Suppose you have a trust that provides for distributions to your descendants. Suppose further that your son dies having given his wife permission to use his frozen sperm. If later his widow has a child using that sperm, would that posthumously conceived child be entitled to a share of your trust?
Posthumous children (i.e., those born after the death of a parent) are not uncommon. A child’s father may die during the mother’s pregnancy, or a child’s mother may die during childbirth. In the United States, these children have generally been treated as if they were alive at the time of the parent's death for purposes of receiving an inheritance, notwithstanding their birth up to roughly nine months later. However, advances in assisted reproductive technology have greatly extended the length of time after death in which a child may be conceived. If a child is born years after his or her parent’s death, DNA tests may be able to confirm parentage, but rights to the parent’s estate, trusts, Social Security benefits, transfer on death deeds and accounts and retirement and life insurance benefits may have already been settled, and other persons' entitlements are likely to be affected by one or more new claimants. Accordingly, the ability of a posthumously conceived child to inherit from his or her parents or others or to receive property from a decedent is often uncertain and varies depending on state law.
The inheritance rights of posthumously conceived children are squarely at issue when the decedent died intestate (i.e. without a will), or when the decedent’s estate plan does not clearly address the rights of such children. Much of the case law, however, involves claims for Social Security survivor benefits; although Social Security is administered by the federal government, eligibility for survivor benefits depends on state intestacy laws.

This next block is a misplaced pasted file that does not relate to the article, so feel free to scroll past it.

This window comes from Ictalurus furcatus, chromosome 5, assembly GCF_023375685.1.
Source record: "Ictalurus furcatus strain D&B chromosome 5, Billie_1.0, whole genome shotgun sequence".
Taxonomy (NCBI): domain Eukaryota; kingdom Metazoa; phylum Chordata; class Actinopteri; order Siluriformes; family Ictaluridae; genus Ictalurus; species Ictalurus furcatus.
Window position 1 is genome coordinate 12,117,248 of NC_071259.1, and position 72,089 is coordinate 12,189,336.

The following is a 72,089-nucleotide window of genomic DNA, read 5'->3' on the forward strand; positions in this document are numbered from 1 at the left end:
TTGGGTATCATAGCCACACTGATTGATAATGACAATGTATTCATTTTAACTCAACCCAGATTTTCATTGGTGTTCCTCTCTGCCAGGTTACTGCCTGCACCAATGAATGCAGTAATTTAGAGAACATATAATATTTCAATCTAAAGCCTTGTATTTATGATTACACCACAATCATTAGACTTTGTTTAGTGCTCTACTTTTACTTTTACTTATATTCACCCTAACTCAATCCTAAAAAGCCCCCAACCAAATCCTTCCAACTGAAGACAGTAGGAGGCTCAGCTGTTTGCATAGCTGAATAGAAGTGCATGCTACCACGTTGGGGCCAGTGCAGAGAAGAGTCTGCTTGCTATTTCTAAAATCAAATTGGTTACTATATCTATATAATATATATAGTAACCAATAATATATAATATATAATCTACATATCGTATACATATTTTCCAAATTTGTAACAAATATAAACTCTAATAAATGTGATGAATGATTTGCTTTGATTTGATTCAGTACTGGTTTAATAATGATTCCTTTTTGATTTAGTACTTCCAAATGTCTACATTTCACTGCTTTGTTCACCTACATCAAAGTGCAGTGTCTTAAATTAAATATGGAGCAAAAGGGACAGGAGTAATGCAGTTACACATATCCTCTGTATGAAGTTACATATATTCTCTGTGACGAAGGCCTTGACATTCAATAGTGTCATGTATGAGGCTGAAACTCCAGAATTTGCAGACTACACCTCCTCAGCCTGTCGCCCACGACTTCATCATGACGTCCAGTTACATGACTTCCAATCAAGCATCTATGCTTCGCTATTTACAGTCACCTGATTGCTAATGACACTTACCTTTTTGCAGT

Nearly half the states have no law that addresses posthumously conceived children and a handful of states have laws that would explicitly exclude them. In the states that recognize and seek to protect the inheritance rights of posthumously conceived children, common requirements include written consent from the gamete donor and the child must be conceived or born within 45 months or less after the donor's death.
Some state statutes also look to the donor’s intent, which may be evidenced by estate planning documents. Keep in mind that during serious illness, circumstances can change rapidly: if a person preserves his or her gametes because he or she is concerned about losing the ability to reproduce, this may in itself not constitute authorization to use that genetic material after death. Thus, careful consideration must be given to the person’s wishes and how best to reflect those wishes in drafting the definitions of “issue,” “children” and “descendants” in the person's plan.
Finally, it is important to note that only a few states, such as Illinois, New York and California, have laws addressing the property rights of posthumously conceived children in instruments other than wills. As many people dispose of their estates by means of trusts, beneficiary designations, and transfer on death deeds and accounts as well as wills, it is essential that all these documents properly address this issue in accordance with the relevant state law.
Postscript:Posthumously conceived children obviously result from the use of assisted reproductive technology. Many children are conceived this way during the lives of both of their parents. U.S. law ties the right of foreign born children to citizenship to a citizen parent and may require a DNA test. A recent case illustrates a problem. Two men married to each other, one a U.S. citizen, the other not, had twin boys by means of an anonymous egg donor and a Canadian surrogate who delivered in Canada. The birth certificates named both men as fathers. When they moved to California they expected their sons to be entitled to U.S. citizenship but the required DNA tests showed that one of the boys is not genetically related to his citizen father. That son was denied citizenship even though he has a U.S. father and U.S. twin brother. (There would not a have been a problem if the boys were delivered in the U.S.) In this case the U.S. father can sponsor his son as his "step-son" for a green card, try to adopt his own son or appeal to the Supremes on the grounds that denying the traditional presumption of paternity to a same sex father is discriminatory